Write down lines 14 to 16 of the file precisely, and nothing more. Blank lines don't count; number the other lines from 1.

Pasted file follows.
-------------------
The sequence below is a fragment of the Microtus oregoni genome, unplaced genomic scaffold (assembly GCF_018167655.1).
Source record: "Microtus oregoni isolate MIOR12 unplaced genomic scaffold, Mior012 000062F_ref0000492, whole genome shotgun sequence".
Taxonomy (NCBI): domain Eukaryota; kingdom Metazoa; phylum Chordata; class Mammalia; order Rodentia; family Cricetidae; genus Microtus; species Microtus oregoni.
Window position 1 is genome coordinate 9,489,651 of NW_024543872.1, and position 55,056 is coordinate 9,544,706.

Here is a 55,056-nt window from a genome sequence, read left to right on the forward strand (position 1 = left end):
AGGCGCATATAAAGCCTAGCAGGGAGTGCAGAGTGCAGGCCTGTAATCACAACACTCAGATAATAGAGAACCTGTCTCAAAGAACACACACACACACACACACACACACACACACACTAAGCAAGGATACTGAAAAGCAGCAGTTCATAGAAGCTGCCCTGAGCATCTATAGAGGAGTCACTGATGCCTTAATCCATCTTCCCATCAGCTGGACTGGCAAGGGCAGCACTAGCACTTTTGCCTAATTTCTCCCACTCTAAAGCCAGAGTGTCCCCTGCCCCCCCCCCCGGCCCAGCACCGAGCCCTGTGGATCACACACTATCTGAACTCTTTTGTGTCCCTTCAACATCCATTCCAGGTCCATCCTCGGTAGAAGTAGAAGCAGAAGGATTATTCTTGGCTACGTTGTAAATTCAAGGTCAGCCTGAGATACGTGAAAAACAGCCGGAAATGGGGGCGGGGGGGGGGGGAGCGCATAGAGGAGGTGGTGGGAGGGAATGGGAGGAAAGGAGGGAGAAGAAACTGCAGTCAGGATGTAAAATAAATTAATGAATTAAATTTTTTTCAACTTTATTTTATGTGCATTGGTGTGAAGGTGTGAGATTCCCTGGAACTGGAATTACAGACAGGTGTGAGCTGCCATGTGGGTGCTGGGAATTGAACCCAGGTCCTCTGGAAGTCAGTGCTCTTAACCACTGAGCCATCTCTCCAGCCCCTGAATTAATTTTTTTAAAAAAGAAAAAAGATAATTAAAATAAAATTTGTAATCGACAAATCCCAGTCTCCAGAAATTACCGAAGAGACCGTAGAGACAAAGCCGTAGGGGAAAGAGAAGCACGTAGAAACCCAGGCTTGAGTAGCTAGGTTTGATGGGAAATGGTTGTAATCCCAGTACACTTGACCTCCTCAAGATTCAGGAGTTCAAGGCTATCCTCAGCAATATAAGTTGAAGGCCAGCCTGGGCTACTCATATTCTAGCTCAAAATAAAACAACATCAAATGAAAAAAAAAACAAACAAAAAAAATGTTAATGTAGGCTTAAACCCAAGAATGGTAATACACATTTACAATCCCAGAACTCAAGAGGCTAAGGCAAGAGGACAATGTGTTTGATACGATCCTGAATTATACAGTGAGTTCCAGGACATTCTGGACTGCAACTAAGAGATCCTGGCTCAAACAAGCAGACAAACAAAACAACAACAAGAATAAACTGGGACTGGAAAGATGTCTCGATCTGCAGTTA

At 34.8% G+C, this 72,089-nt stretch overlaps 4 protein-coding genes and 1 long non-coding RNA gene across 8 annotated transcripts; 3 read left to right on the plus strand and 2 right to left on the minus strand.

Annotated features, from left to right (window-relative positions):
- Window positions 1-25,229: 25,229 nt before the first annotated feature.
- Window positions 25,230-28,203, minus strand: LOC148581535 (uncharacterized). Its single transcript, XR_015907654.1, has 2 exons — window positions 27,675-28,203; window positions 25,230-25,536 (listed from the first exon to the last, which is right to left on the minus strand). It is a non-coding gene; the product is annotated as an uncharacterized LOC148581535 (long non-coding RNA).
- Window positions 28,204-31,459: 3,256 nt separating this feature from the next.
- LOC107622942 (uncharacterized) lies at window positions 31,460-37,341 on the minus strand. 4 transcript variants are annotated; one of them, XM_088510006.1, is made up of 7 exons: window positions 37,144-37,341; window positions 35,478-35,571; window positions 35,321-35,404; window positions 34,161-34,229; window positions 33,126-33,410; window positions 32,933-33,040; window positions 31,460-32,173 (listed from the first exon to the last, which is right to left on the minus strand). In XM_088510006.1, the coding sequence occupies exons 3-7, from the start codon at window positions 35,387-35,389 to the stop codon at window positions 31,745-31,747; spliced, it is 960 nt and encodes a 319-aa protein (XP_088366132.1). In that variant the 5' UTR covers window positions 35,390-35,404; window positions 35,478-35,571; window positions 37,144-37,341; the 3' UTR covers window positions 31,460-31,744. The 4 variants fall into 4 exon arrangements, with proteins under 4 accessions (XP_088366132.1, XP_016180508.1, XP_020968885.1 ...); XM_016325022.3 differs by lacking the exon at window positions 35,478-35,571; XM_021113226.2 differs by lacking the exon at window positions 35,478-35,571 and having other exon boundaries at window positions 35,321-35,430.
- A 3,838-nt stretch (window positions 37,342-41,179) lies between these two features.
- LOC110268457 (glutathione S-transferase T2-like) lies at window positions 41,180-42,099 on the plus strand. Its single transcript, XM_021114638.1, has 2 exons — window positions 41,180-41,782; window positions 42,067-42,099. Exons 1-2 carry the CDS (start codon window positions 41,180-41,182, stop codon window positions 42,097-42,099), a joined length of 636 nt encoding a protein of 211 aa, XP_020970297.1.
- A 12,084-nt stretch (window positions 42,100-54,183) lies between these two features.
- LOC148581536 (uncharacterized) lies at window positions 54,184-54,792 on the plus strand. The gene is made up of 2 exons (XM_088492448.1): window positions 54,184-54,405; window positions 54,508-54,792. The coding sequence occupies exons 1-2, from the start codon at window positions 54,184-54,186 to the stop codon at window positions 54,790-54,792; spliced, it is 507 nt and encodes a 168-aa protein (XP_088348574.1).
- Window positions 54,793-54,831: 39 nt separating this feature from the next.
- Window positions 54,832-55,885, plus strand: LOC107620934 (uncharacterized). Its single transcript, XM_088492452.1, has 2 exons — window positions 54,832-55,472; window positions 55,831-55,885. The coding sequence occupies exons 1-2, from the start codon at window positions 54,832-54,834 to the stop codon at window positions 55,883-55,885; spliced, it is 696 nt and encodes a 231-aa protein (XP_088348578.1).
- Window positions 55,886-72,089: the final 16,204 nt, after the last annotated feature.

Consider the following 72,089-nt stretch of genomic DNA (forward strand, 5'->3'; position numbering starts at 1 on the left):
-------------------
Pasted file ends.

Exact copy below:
- LOC110268457 (glutathione S-transferase T2-like) lies at window positions 41,180-42,099 on the plus strand. Its single transcript, XM_021114638.1, has 2 exons — window positions 41,180-41,782; window positions 42,067-42,099. Exons 1-2 carry the CDS (start codon window positions 41,180-41,182, stop codon window positions 42,097-42,099), a joined length of 636 nt encoding a protein of 211 aa, XP_020970297.1.
- A 12,084-nt stretch (window positions 42,100-54,183) lies between these two features.
- LOC148581536 (uncharacterized) lies at window positions 54,184-54,792 on the plus strand. The gene is made up of 2 exons (XM_088492448.1): window positions 54,184-54,405; window positions 54,508-54,792. The coding sequence occupies exons 1-2, from the start codon at window positions 54,184-54,186 to the stop codon at window positions 54,790-54,792; spliced, it is 507 nt and encodes a 168-aa protein (XP_088348574.1).